Exercise Can Make The Brain Resistant to Stress
These findings may resolve a discrepancy in research related to the effect of exercise on the brain. It reduces anxiety while promoting the growth of new neurons in the ventral hippocampus. Research from a Princeton-led team found that exercising has a suppressive effect on the brain’s natural anxiety response.
Elizabeth Gould, the D. T. Warren Professor of Psychology at Princeton University, and her team examined the brain cells and regions important for anxiety regulation in order to help us better understand anxiety disorders.
From an evolutionary standpoint, the research shows that the brain can be extremely adaptive and tailor its own processes to an organism’s lifestyle or surroundings. The high likelihood of anxious behavior may have an adaptive advantage. Feeling anxious can cause people to avoid situations or leave a space where they feel unsafe. This way of thinking seems logical, as someone less capable of handling a situation physically may be safer by avoiding it altogether.
“Understanding how the brain regulates anxious behavior gives us potential clues about helping people with anxiety disorders. It also tells us something about how the brain changes itself to respond optimally to its own environment,” said Gould.
The researcher provided one group of mice with a running wheel and the other had no running wheel. The desire for animals to run is natural. Mice can run up to four miles at night. They were measured after six weeks and when they were exposed to cold water, the mice would continue running for a period despite being in an inhospitable environment.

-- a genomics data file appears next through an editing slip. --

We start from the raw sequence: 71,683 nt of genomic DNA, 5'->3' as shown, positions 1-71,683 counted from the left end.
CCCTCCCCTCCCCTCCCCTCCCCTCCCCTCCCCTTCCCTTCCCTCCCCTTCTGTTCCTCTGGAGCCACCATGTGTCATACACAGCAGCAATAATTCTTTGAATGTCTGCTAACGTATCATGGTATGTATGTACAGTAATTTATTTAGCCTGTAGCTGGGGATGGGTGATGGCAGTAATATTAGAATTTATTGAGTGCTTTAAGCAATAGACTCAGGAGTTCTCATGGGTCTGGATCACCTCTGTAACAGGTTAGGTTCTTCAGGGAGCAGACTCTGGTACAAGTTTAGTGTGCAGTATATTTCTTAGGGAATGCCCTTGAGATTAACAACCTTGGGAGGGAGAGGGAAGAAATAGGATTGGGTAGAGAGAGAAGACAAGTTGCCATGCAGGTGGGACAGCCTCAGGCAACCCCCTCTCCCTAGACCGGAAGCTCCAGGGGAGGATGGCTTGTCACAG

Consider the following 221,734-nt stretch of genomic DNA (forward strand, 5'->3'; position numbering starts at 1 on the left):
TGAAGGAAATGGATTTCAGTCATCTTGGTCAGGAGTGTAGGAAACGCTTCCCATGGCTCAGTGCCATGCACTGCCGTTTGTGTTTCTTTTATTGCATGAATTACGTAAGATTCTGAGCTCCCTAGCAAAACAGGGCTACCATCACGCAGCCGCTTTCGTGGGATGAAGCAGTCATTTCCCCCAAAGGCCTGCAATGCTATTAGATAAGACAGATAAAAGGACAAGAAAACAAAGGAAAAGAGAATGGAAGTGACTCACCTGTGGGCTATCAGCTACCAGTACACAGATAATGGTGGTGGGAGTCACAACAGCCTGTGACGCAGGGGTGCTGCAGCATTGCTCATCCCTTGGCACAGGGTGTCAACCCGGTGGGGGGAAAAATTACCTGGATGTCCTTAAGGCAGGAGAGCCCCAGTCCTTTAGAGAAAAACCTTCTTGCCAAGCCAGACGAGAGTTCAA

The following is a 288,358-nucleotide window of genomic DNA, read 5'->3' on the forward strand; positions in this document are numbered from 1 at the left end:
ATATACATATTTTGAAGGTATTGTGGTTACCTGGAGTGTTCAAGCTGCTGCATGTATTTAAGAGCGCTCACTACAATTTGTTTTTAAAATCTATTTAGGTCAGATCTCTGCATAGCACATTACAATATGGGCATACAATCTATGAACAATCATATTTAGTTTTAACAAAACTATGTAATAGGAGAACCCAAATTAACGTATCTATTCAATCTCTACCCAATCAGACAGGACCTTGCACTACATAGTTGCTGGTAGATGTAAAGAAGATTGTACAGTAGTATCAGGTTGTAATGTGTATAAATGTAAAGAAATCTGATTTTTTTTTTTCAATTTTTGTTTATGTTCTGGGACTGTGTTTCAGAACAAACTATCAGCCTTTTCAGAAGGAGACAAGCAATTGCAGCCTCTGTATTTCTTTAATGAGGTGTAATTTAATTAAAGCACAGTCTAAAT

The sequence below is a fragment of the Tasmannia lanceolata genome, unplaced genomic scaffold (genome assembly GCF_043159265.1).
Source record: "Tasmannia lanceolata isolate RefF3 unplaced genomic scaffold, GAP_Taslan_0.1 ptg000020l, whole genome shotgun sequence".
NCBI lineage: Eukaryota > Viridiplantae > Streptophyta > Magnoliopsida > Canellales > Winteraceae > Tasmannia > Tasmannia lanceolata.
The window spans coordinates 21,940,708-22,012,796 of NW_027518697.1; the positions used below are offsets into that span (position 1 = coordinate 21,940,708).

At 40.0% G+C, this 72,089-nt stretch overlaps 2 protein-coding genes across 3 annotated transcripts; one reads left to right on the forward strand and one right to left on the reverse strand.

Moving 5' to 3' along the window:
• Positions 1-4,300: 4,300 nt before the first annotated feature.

According to an analysis, active mice’s brains reacted differently to stress than comparatively sedentary ones because of a jump in “immediate early genes.” The water traumatized the neurons only in sedentary mice and caused a notable increase in these kinds of short-lived genes. The lack of these genes in the neurons of active mice suggested that their brain cells did not immediately leap into an excited state in response to the stressor.
In contrast, the runner mouse’s brain showed signs of regulating its reactions to a greater extent than that of a sedentary mouse. There was increased activity in inhibitory neurons, which keep excitable neurons from getting out of control.
These mice’s neurons released more of the neurotransmitter GABA. This tamps down neural excitement and allows them to feel less stressed.
The study found that blocking the GABA receptor which calms neuron activity in the ventral hippocampus could cancel out some of the anxiety-reducing effects of exercise.
The research demonstrates some of the beneficial effects of exercise. Not only can exercise help you relieve stress now, it may also help you manage stressors in the future.
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14 December, 2022